I re-read War and Peace while in bed with a bout of flu, my interest re-awakened by Andrew Davies' wonderful BBC adaptation. It took me a week to read but it was a week well spent. Some critics think War and Peace the greatest novel ever written. I'm inclined to agree. Another novel on an epic scale is Annie Proulx's Barkskins. I'm a great admirer of Annie Proulx. She's one of my writing heroes. She has the rare ability to be able to write about the intimate and small, in her wonderful short stories and shorter novels, and then to write something with enormous, sweeping ambition. In Barkskins, she follows two colonial dynasties across continents and centuries, never losing sight of her characters, never losing track of their stories. Through this, she reveals the appalling ecological destruction of North America's magnificent and irreplaceable primordial forests and the parallel degradation of the continent's Native Peoples. 
No Woman's World sums up what the female journalists and photographers who reported on the Second World War were told time and again.

Iris Carpenter was one of this courageous band of women who did it anyway. She covered the latter stages of the war in Europe, arriving four days after the D-Day landings, travelling across France with the advancing American Forces and ending up in Berlin. William Boyd's Amory Clay could have been one of this intrepid bunch. Sweet Caress: The Many Lives of Amory Clay follows the life of the eponymous fictional photographer through the 20th Century in a panoramic sweep reminiscent of Boyd's 'Any Human Heart'. Amory begins her career as a society photographer in the '20s but she is soon exploring Weimar Berlin, Jazz Age America and Blackshirts on the streets of London. She goes on to record the Second World War and Vietnam. Amory is British but it is possible to see fascinating traces of Lee Miller and Martha Gellhorn, Iris Carpenter, Margaret Bourke-White and others in her fictional life. The text is punctuated by actual photographs - a nice touch!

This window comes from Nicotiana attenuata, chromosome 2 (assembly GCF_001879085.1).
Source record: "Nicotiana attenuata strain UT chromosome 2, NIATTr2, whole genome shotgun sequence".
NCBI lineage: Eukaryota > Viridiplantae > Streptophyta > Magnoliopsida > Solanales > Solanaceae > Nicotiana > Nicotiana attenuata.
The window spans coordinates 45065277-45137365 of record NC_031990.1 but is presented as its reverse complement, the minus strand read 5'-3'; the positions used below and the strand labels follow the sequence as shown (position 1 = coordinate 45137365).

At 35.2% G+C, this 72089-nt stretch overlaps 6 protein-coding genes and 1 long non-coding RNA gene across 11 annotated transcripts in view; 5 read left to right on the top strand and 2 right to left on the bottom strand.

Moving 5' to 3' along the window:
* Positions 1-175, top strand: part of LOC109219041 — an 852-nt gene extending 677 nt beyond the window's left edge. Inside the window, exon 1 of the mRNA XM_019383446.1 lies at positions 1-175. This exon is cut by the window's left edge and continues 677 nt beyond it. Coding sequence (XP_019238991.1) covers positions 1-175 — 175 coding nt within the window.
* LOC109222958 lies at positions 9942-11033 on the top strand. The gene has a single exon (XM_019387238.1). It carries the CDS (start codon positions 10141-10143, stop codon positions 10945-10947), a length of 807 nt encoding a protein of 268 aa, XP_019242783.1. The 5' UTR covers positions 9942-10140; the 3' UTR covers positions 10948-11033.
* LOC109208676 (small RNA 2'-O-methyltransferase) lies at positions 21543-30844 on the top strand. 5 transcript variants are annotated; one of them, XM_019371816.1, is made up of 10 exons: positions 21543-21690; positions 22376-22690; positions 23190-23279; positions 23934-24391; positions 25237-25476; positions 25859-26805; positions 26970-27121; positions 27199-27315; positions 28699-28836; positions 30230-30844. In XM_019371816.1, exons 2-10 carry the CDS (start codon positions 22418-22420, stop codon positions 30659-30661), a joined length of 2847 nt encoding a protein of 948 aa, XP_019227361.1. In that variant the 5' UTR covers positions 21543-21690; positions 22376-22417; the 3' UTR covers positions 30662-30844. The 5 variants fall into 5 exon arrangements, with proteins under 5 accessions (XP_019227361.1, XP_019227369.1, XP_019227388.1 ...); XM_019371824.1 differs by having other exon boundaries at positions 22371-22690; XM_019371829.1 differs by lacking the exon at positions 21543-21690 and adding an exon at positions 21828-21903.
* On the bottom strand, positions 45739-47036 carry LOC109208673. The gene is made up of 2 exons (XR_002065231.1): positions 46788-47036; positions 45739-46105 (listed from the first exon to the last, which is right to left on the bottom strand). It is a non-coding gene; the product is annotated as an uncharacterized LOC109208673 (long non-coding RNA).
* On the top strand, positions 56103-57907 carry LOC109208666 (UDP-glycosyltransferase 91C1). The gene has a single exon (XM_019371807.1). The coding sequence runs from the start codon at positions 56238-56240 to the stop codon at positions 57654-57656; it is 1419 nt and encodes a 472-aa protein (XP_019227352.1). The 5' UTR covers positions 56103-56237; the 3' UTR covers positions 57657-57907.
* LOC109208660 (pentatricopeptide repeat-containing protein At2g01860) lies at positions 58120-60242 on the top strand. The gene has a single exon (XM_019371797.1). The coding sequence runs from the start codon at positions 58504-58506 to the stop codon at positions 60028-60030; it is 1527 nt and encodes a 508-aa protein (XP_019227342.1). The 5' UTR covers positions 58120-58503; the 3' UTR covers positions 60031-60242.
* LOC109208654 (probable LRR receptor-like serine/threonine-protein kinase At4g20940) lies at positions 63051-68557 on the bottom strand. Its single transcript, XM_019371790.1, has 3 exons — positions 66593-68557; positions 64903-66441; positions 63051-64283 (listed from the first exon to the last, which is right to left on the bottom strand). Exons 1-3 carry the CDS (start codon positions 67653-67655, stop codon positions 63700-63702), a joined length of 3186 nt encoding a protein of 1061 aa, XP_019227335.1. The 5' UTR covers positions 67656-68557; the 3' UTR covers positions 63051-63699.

I've always been a fan of the Gothic and two novels this year, The Loney by Andrew Michael Hurley and The Essex Serpent by Sarah Perry, have fed my appetite. Both were published to high and deserved acclaim. The Gothic is a difficult genre to do well but both these novels, seemingly very different, one modern, one historical, one set in the north, the other in the south, capture the sense of strangeness and 'the other' lurking just below ordinary life. They both inhabit a similar landscape: drab estuarine borderlands of salt marsh and mud flats with treacherous weather, dangerous tides and unpredictable currents moving under the surface and use it to great effect. They also have that haunting quality common to all good Gothic. They stay in the mind long after the last word is read.

Finally, I've been reading a lot of spy fiction over the last couple of years for reasons that I trust will one day be clear. I end with The Human Factor by Graham Greene, the spy novel of spy novels by the master the genre. Another tricky one to do well. Many try but few succeed. Forget James Bond, even George Smiley. This is what being a spy is really like.   

[Some of these reviews appeared in my History Girls Blog for December]

Celia Rees